Must-Reads from Around the World: March 22, 2012

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War Crimes – The Global Mail details more damning evidence of Sri Lankan army atrocities at the 2009 end of the civil war, highlighting the murder of a Tamil Tigers colonel. “Of the mass of available evidence, the most compelling trail is that of Colonel Ramesh. His death provides a crack of light that illuminates the deaths of thousands of others, and the motives of the probable perpetrators,” it says.

In Charge – Ahead of this year’s leadership transition, the South China Morning Post reports the Communist Party has stepped up an ideological campaign to control the People’s Liberation Army – using articles in the People’s Liberation Army Daily and party mouthpiece, the People’s Daily. The PLA is not the only target; the AP says lawyers will also now be asked to swear allegiance to the party.

Geo-politicsForeign Affairs examines the rising regional rivalry between Turkey and Iran. “The Arab Spring created an ideological contest between Ankara and Tehran, and the former seems to be winning. Among other thing, this falling-out undercuts fears that the Justice and Development Party would pull Turkey irrevocably to the East,” says a summary of Turkish journalist Mustafa Akyol’s article.

Shifting Power – Just weeks before presidential elections, the Los Angeles Times reports a group of soldiers, going by the name of National Committee for the Establishment of Democracy (CNRDR), seized control of the presidential palace in Mali Thursday. In a televised statement a spokesman for the group, identified as Lt. Amadou Konare, promised to return control of the government to a democratically elected resident “as soon as national unity and territorial integrity are established.”  The New York Times explains Mali was considered one of the least likely countries in West Africa to experience a coup attempt. It is unclear how far the reach of the CNRDR extends beyond the presidential palace and state television station.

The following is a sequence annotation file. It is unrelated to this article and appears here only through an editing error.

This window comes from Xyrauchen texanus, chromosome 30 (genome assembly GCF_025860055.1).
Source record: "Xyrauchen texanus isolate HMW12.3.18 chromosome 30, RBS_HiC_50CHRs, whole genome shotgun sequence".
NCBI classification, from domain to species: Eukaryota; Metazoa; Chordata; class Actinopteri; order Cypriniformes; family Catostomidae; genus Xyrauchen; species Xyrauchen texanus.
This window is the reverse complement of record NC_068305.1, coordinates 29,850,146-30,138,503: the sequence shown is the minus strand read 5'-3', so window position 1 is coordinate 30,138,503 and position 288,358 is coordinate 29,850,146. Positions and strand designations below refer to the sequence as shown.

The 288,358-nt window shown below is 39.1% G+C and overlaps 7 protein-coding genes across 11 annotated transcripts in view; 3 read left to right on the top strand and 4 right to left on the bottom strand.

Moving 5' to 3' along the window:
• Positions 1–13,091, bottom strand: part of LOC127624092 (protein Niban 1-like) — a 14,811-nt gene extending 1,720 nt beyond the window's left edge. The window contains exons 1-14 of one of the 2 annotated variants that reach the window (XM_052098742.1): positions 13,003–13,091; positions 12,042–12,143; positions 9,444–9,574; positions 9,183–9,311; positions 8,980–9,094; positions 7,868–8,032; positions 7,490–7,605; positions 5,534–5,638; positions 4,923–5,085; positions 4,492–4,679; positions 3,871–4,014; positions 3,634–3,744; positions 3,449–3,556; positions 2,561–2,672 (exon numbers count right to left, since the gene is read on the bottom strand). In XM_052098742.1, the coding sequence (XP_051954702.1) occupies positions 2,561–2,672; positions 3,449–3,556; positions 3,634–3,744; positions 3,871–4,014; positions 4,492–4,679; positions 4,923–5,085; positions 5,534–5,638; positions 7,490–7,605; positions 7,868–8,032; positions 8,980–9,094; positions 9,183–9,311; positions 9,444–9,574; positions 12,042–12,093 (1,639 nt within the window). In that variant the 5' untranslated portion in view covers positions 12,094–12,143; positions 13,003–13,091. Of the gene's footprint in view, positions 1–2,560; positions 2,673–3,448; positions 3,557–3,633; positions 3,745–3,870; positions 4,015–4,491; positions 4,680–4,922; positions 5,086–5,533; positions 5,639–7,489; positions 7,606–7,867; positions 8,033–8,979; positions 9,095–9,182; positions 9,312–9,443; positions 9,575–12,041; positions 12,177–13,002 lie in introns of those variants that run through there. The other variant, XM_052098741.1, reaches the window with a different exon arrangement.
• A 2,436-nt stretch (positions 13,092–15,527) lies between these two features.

Coming Home – A British women held hostage in Somalia for more than six months was freed Wednesday. The Telegraph reveals Judith Tebbutt was unaware of her husband’s death until two weeks after her capture. Tebbutt and her husband were the only guests at a Kenyan resort when it was stormed by Somali pirates in September 2011. She  is expected to arrive back in the U.K. Thursday from Nairobi where she was taken shortly after being released; reportedly a ransom of $1.3 million was paid.

Senussi Sweepstakes  - The battle for the last remaining fugitive of the Gaddafi regime continues. Since the arrest of former Libyan intelligence chief Abdullah Senussi in Mauritania last week, France, Libya and the International Criminal Court are vying for his extradition, the Guardian reports. With stronger incentives from France and Libya Foreign Policy’s David Basso sees little reward for Mauritania handing over Senussi to the Hauge besides “a slap on the back from Human Rights Watch.”

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